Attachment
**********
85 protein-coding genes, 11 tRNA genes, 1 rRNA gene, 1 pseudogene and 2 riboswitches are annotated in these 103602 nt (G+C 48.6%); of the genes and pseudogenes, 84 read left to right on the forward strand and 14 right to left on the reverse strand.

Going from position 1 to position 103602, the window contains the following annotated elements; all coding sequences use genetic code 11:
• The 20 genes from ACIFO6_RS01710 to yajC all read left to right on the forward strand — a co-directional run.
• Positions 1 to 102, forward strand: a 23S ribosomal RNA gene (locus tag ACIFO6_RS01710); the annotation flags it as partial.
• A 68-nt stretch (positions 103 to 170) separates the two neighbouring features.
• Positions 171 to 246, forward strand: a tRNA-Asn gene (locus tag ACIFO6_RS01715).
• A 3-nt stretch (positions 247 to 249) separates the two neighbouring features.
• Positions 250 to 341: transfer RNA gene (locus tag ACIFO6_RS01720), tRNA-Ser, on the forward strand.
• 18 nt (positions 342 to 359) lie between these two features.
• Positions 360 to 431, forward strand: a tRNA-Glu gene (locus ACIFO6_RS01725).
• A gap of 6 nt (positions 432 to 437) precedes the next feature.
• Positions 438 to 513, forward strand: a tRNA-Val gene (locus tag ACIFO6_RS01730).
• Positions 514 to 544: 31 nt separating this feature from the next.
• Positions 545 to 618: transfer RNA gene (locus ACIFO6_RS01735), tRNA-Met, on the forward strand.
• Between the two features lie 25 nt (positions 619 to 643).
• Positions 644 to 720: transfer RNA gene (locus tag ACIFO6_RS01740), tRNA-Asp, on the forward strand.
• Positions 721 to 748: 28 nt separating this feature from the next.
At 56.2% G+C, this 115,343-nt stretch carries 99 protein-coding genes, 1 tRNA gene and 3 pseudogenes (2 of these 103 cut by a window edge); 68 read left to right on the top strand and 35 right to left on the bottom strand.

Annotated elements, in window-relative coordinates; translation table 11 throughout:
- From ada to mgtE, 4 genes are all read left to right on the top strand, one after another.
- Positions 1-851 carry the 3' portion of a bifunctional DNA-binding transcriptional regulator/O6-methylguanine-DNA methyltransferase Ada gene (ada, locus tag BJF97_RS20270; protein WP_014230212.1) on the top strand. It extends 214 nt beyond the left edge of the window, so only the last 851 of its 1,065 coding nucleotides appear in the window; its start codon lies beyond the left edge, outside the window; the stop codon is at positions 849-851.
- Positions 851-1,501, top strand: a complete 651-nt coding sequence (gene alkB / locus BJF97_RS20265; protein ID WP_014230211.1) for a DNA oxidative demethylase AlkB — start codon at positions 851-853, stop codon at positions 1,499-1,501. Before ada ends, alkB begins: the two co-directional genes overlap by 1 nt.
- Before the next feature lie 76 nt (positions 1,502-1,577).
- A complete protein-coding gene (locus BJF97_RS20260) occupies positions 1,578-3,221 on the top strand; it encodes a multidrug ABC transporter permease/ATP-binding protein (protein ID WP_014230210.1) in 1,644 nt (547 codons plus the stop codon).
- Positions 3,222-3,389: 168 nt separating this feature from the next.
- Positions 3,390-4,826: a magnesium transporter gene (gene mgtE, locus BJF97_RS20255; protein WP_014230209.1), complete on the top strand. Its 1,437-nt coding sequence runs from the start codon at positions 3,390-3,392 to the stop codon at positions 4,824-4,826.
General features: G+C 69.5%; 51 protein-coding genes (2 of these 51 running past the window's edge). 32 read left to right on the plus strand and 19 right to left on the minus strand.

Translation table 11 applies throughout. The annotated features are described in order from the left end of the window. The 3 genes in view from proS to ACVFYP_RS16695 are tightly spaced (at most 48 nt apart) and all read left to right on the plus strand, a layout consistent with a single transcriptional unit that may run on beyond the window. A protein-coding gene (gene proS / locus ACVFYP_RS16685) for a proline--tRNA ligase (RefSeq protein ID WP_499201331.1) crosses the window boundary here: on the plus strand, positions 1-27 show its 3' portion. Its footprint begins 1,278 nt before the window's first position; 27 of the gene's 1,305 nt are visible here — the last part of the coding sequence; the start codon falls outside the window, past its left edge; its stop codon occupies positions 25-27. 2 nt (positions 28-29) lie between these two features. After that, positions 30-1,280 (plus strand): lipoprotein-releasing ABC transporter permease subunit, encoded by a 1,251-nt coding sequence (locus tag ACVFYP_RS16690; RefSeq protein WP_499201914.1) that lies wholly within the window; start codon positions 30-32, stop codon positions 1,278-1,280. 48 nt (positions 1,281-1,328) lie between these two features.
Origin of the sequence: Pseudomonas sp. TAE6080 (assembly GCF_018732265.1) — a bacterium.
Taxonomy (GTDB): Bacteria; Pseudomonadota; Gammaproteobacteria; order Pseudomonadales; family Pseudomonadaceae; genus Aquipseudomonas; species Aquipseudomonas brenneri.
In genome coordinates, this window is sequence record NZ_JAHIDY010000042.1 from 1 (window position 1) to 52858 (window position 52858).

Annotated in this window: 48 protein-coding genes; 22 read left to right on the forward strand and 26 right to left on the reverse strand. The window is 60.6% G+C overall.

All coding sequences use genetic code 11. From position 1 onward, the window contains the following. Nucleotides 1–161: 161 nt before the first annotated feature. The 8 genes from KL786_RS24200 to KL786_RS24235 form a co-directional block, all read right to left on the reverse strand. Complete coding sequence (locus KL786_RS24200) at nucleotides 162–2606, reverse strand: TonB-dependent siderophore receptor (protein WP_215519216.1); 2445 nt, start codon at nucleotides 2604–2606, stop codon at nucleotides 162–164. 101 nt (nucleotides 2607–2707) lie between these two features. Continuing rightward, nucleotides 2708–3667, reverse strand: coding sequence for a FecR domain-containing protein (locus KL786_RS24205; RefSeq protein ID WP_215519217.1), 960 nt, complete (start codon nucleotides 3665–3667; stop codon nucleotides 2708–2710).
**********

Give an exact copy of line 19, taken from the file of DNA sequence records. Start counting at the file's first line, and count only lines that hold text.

Annotated elements, in window-relative coordinates; translation table 11 throughout: